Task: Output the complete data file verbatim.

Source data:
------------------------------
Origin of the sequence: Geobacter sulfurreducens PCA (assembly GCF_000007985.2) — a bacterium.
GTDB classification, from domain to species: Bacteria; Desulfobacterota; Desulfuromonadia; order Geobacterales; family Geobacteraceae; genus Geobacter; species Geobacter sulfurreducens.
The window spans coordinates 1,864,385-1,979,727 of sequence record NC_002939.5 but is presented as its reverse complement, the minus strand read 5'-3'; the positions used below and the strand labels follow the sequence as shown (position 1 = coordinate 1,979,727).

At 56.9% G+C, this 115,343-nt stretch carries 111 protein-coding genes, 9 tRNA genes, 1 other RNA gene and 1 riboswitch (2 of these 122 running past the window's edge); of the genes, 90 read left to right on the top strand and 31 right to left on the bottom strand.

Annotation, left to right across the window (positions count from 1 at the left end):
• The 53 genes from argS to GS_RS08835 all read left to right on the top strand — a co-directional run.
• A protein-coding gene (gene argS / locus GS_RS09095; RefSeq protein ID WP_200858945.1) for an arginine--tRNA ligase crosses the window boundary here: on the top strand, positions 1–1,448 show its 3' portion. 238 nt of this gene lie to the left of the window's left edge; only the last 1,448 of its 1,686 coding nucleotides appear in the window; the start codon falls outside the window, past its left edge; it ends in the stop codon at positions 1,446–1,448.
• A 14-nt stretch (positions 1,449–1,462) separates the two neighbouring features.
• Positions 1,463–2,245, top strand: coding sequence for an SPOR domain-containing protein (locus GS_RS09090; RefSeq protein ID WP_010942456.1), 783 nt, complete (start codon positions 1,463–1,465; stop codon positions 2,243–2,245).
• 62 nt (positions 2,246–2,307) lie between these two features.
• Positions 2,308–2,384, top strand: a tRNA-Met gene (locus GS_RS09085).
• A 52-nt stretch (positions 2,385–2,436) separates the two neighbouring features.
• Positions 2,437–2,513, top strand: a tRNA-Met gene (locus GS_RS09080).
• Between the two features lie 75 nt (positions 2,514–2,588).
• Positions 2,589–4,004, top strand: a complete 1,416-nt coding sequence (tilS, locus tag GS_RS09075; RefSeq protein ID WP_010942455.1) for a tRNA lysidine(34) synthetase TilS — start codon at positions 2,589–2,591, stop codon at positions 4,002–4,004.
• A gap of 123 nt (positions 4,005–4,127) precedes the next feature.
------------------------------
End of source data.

Origin of the sequence: Geobacter sulfurreducens PCA (assembly GCF_000007985.2) — a bacterium.
GTDB classification, from domain to species: Bacteria; Desulfobacterota; Desulfuromonadia; order Geobacterales; family Geobacteraceae; genus Geobacter; species Geobacter sulfurreducens.
The window spans coordinates 1,864,385-1,979,727 of sequence record NC_002939.5 but is presented as its reverse complement, the minus strand read 5'-3'; the positions used below and the strand labels follow the sequence as shown (position 1 = coordinate 1,979,727).

At 56.9% G+C, this 115,343-nt stretch carries 111 protein-coding genes, 9 tRNA genes, 1 other RNA gene and 1 riboswitch (2 of these 122 running past the window's edge); of the genes, 90 read left to right on the top strand and 31 right to left on the bottom strand.

Annotation, left to right across the window (positions count from 1 at the left end):
• The 53 genes from argS to GS_RS08835 all read left to right on the top strand — a co-directional run.
• A protein-coding gene (gene argS / locus GS_RS09095; RefSeq protein ID WP_200858945.1) for an arginine--tRNA ligase crosses the window boundary here: on the top strand, positions 1–1,448 show its 3' portion. 238 nt of this gene lie to the left of the window's left edge; only the last 1,448 of its 1,686 coding nucleotides appear in the window; the start codon falls outside the window, past its left edge; it ends in the stop codon at positions 1,446–1,448.
• A 14-nt stretch (positions 1,449–1,462) separates the two neighbouring features.
• Positions 1,463–2,245, top strand: coding sequence for an SPOR domain-containing protein (locus GS_RS09090; RefSeq protein ID WP_010942456.1), 783 nt, complete (start codon positions 1,463–1,465; stop codon positions 2,243–2,245).
• 62 nt (positions 2,246–2,307) lie between these two features.
• Positions 2,308–2,384, top strand: a tRNA-Met gene (locus GS_RS09085).
• A 52-nt stretch (positions 2,385–2,436) separates the two neighbouring features.
• Positions 2,437–2,513, top strand: a tRNA-Met gene (locus GS_RS09080).
• Between the two features lie 75 nt (positions 2,514–2,588).
• Positions 2,589–4,004, top strand: a complete 1,416-nt coding sequence (tilS, locus tag GS_RS09075; RefSeq protein ID WP_010942455.1) for a tRNA lysidine(34) synthetase TilS — start codon at positions 2,589–2,591, stop codon at positions 4,002–4,004.
• A gap of 123 nt (positions 4,005–4,127) precedes the next feature.